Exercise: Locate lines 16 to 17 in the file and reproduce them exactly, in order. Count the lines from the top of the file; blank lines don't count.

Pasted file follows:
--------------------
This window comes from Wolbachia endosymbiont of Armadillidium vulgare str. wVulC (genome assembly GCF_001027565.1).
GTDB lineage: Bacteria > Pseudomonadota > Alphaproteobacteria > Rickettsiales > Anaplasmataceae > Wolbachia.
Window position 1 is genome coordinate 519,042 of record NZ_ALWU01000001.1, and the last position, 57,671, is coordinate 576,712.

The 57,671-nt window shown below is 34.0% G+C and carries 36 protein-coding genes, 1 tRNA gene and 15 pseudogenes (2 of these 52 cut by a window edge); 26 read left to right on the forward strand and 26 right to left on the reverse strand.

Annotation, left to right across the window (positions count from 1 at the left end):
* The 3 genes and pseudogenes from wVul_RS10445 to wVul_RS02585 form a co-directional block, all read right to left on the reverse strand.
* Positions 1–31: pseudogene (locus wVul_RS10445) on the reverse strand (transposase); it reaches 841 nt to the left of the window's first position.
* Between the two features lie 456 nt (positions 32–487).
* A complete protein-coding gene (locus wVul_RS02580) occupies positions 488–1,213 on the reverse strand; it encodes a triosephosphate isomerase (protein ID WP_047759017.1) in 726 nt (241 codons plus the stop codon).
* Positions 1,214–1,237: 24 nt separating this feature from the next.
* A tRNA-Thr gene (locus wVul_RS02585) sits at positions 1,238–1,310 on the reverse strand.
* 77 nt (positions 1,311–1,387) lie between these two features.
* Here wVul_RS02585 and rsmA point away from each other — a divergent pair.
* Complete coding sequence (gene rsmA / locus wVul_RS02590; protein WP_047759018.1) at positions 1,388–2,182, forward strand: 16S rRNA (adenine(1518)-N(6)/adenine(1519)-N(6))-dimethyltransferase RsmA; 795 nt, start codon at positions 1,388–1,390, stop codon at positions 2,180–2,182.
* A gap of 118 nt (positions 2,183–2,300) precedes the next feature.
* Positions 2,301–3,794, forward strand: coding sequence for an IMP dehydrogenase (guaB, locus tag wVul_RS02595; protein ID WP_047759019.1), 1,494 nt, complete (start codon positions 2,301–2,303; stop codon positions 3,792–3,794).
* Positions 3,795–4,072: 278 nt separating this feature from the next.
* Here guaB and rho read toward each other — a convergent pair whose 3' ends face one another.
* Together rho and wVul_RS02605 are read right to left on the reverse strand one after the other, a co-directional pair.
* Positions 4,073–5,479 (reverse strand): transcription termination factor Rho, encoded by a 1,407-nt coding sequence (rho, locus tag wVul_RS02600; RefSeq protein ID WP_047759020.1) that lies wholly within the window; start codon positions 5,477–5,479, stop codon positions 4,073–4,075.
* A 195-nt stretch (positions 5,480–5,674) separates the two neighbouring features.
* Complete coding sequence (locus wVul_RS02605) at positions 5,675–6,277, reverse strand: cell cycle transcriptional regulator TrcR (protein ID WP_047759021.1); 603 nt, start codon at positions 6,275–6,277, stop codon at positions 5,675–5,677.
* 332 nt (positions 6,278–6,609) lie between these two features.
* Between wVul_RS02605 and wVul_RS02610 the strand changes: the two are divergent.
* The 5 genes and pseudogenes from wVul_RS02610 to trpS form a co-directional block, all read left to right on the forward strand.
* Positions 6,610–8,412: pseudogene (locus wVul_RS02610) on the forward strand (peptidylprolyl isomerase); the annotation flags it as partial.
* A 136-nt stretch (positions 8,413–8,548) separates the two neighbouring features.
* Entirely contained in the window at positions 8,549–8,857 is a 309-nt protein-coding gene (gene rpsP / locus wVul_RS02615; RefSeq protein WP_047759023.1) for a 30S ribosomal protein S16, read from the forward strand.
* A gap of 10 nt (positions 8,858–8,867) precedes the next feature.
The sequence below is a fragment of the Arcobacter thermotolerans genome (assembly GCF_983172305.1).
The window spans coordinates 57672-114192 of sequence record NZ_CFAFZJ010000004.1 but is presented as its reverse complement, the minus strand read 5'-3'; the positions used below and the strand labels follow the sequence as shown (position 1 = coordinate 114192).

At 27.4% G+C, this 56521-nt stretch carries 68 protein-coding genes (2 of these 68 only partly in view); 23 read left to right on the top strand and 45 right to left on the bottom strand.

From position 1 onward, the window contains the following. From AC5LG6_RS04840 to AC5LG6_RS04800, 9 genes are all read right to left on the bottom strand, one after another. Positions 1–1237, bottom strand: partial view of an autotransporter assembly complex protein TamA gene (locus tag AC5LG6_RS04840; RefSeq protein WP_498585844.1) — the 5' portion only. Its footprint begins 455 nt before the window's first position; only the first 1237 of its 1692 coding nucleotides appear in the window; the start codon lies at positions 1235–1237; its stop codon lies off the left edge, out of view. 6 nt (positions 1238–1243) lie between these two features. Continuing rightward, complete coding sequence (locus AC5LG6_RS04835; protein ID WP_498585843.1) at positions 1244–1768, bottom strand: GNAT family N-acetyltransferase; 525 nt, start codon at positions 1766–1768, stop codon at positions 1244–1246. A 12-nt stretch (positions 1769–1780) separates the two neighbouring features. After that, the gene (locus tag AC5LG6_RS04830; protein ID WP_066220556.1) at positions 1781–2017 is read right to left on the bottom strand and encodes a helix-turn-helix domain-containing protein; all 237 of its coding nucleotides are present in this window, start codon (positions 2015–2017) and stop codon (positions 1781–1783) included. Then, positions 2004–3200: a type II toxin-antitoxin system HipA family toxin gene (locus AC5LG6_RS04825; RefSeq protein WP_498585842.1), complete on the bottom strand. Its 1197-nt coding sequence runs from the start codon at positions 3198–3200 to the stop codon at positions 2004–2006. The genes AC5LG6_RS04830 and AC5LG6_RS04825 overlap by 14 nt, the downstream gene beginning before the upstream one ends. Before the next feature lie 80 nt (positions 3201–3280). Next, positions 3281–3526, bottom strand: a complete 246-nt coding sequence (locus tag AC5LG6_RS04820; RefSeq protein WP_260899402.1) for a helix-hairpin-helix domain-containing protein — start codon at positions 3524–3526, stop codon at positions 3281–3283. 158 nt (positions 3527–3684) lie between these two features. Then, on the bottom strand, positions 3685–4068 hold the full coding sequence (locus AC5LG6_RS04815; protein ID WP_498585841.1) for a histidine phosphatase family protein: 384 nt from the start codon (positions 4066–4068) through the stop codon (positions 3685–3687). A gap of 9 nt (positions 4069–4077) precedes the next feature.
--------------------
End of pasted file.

* Positions 2,301–3,794, forward strand: coding sequence for an IMP dehydrogenase (guaB, locus tag wVul_RS02595; protein ID WP_047759019.1), 1,494 nt, complete (start codon positions 2,301–2,303; stop codon positions 3,792–3,794).
* Positions 3,795–4,072: 278 nt separating this feature from the next.